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Conscious Investing: New Finance is Supporting Sustainability

Ziryan Aziz investigates how money is being used to fund innovations in clean energy and technology.

How would you feel if you discovered that your money was being invested, against your knowledge, into a company or project that was completely against your values? What if your money supported a fossil fuel company, or palm oil plantation?

For many investors, the idea of investing into sustainable and ethical businesses and projects is mired by a long-standing belief that in order to invest ethically and sustainably, one must expect to sacrifice their returns, or invest with high levels of risk.

But this may no longer be the case. According to data from the Global Sustainable Investment Alliance, in 2019, a record of US$30 trillion was invested into sustainable finance. This is doubled compared to how much was invested in 2012, and represents a growing trend amongst millennial investors who are looking for returns other than purely finance ones.

How Well Do They Perform?

What drives most people to invest into businesses, ideas, and projects is the promise of positive returns, namely, a return of more money than what they originally put in. The risk of losing money can have the opposite effect in deterring people from investing.

Sustainable finance today appears to be overcoming yesterday’s concerns, as Research from the Morgan Stanley Institute for Sustainable Finance has found that investments offering an environmental, social and governance (ESG) impact could aid investors in achieving above-market returns, as well as offering comparatively low risks. These risks were low when compared to traditional funds, and there was a 20% smaller downside deviation in periods of global market instability.

As a whole, sustainable indexes such as the FTSE4Good UK Index, which is composed of companies with strong ESG profiles, has been out-performing traditional, non-sustainable and unethical indexes over the last 10 years, according to Willis Owen, an investment platform. Groups such as ii ACE 40 Investments, from the website Interactive Investor, provide a grouping of ethical funds that adopt a sustainable Avoids, Considers, Embraces (ACE) approach. ACE 40 funds have proven to provide a positive performance over five years.

In October 2020, the first UK green investment was a success, as the council for West-Berkshire received a £1 million ESG impact investment aimed at funding projects with the local Wildlife Trust, developing cycleways and installing solar panels on district buildings. The Leader of the West Berkshire council Lynne Doherty said that she’s "very pleased that this innovative way of funding the delivery of our Environment Strategy has had such a strong uptake from local people", and is confident that it is a step in the right direction to help the council become Net-Zero in the upcoming decade.

The Future of ESGs

The reason for this newfound success, as well as the relatively low risk of these investments, is up for discussion. Some argue that recent success can be attributed to the fact that ESG investments aren’t traditionally tied to the sectors such as energy and resource extraction, and thus aren’t as susceptible to fluctuating prices in the global market.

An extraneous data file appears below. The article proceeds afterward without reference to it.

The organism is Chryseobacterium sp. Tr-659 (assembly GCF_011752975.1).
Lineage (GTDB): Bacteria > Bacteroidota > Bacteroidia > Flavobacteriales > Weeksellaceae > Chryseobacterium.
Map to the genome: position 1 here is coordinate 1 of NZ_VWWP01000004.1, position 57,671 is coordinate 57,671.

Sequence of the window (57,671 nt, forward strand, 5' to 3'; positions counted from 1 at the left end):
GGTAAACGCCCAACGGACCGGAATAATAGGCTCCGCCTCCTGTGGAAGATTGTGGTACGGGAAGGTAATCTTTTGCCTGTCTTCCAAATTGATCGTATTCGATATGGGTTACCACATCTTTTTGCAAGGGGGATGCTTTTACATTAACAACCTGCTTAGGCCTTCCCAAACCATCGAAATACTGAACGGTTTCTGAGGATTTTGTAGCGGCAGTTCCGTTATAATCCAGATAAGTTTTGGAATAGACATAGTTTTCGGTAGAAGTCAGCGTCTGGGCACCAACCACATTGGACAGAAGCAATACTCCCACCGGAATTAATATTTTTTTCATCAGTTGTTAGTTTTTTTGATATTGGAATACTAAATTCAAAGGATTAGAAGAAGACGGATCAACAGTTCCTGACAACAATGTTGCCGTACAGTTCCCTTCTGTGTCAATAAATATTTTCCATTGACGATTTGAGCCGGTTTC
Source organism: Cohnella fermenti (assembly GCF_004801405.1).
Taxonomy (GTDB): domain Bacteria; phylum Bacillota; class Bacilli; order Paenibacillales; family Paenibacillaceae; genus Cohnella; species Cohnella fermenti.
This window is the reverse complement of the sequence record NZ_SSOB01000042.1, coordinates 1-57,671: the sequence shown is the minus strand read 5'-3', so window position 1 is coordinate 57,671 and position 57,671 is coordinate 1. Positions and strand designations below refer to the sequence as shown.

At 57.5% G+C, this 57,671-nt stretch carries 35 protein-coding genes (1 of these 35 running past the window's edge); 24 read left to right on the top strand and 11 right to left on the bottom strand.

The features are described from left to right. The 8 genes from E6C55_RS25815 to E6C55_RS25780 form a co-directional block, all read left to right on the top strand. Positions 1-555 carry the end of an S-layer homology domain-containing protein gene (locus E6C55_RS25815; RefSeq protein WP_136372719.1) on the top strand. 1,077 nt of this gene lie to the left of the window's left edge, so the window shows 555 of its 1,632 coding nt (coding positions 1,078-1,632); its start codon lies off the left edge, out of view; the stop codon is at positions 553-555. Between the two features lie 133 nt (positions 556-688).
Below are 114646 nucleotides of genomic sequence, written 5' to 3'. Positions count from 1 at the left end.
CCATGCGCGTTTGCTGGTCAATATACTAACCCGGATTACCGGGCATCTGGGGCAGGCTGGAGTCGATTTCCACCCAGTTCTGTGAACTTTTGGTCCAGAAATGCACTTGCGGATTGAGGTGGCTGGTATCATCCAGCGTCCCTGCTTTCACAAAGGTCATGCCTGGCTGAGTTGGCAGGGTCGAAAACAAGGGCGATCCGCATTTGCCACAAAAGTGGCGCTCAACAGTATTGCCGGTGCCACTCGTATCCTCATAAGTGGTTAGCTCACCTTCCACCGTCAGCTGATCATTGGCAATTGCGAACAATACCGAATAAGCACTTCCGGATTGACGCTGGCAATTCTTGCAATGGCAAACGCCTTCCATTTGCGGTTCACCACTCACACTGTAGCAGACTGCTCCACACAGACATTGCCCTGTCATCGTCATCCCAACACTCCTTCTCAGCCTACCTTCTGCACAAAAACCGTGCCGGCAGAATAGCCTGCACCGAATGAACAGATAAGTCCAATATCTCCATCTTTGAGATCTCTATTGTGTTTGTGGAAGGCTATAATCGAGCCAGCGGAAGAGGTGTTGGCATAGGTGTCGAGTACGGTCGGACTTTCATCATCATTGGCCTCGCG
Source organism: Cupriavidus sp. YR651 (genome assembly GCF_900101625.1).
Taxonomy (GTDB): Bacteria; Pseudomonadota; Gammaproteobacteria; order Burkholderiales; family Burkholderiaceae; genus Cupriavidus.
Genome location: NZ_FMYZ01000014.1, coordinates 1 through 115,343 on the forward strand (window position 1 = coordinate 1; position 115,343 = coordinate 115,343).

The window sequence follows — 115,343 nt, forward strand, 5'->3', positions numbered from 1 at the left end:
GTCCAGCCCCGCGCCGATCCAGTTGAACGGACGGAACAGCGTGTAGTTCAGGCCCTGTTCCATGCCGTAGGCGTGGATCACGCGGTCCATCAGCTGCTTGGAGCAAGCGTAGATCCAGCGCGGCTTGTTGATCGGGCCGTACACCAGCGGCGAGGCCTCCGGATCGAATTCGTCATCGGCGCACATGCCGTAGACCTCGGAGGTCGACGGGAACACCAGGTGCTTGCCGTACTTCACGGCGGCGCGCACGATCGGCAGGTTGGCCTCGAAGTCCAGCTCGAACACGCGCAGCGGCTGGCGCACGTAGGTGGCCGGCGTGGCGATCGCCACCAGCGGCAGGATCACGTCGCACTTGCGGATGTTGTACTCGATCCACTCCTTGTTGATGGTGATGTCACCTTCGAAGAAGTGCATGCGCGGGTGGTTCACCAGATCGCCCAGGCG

Others argue that given there isn’t a solid criterion for what makes an impact investment, it may not always be clear whether it is the investment itself which is going to have the ethical or sustainable impact, or if it’s an ethical or sustainable company which is going to receive the investment. If there is a lack of transparency and clarity in the fund, or if it isn’t clear who the recipient of the investment is, it is possible that a non-ethical, non-sustainable industry may benefit from investments in their project that meets a marginal criterion for having an ESG impact.

What should also be taken into consideration is where most ESG investing is taking place. The biggest source of ESG funds and investing currently is within the European Union and the United States. From the data of a 2020 ESG Distribution Study by Kurtosys Systems, the future looks bright for Europe, as European investing currently outmatches U.S. ESG impact investing by a margin. This lead shouldn’t be much of a surprise, given the EU’s goals of cutting greenhouse gas emissions by 55% by 2030, and the demand this has created for more ESG investments.

The United States may also continue to ride the wave of ESG investing, as President-Elect Joe Biden has pledged a ‘Clean Energy Revolution’, and has promised that the U.S. will re-join the Paris Climate Agreement under his administration. These factors should, in theory, be a catalyst for greater sustainable investment opportunities.

Overall, the future of ESG investing appears to be positive in a world that is transitioning its economies and cultures towards sustainability and ethical practices. Whilst this is a small step on a long and uncertain path, it is a step in the right direction, and a step towards ever-increasing possibilities and opportunities to spend our money in ways which will protect rather than compromise the interests of people and the planet.


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